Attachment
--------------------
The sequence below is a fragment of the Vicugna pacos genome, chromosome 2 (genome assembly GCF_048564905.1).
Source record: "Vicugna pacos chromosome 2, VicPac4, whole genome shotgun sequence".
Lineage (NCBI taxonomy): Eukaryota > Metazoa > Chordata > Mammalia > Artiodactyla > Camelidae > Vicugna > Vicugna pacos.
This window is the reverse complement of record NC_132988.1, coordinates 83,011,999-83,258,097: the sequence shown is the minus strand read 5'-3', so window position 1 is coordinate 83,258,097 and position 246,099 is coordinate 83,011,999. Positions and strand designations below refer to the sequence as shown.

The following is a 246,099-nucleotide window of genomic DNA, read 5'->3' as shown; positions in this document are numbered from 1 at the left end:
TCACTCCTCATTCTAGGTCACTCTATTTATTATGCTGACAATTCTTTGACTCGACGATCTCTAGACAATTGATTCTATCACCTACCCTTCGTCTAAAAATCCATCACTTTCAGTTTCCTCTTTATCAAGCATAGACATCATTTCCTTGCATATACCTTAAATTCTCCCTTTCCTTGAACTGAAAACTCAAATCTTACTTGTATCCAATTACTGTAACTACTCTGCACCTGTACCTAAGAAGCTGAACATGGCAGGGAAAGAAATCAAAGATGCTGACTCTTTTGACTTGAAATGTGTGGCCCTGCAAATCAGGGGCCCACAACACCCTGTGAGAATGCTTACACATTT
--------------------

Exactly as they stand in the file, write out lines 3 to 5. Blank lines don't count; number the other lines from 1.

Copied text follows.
Lineage (NCBI taxonomy): Eukaryota > Metazoa > Chordata > Mammalia > Artiodactyla > Camelidae > Vicugna > Vicugna pacos.
This window is the reverse complement of record NC_132988.1, coordinates 83,011,999-83,258,097: the sequence shown is the minus strand read 5'-3', so window position 1 is coordinate 83,258,097 and position 246,099 is coordinate 83,011,999. Positions and strand designations below refer to the sequence as shown.

The following is a 246,099-nucleotide window of genomic DNA, read 5'->3' as shown; positions in this document are numbered from 1 at the left end: